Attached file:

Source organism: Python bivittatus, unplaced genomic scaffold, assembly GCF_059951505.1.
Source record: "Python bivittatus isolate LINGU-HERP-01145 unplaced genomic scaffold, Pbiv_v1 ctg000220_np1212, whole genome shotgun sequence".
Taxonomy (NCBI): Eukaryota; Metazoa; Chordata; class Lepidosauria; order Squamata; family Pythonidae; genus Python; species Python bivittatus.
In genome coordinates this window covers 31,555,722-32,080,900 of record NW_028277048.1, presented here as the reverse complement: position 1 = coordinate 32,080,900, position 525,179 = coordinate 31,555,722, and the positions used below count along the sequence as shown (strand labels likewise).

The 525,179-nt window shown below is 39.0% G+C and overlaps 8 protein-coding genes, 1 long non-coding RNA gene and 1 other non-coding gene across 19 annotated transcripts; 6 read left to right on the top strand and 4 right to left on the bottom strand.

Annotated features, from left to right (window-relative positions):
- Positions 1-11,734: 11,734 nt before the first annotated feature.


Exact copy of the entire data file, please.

Source organism: Python bivittatus, unplaced genomic scaffold, assembly GCF_059951505.1.
Source record: "Python bivittatus isolate LINGU-HERP-01145 unplaced genomic scaffold, Pbiv_v1 ctg000220_np1212, whole genome shotgun sequence".
Taxonomy (NCBI): Eukaryota; Metazoa; Chordata; class Lepidosauria; order Squamata; family Pythonidae; genus Python; species Python bivittatus.
In genome coordinates this window covers 31,555,722-32,080,900 of record NW_028277048.1, presented here as the reverse complement: position 1 = coordinate 32,080,900, position 525,179 = coordinate 31,555,722, and the positions used below count along the sequence as shown (strand labels likewise).

The 525,179-nt window shown below is 39.0% G+C and overlaps 8 protein-coding genes, 1 long non-coding RNA gene and 1 other non-coding gene across 19 annotated transcripts; 6 read left to right on the top strand and 4 right to left on the bottom strand.

Annotated features, from left to right (window-relative positions):
- Positions 1-11,734: 11,734 nt before the first annotated feature.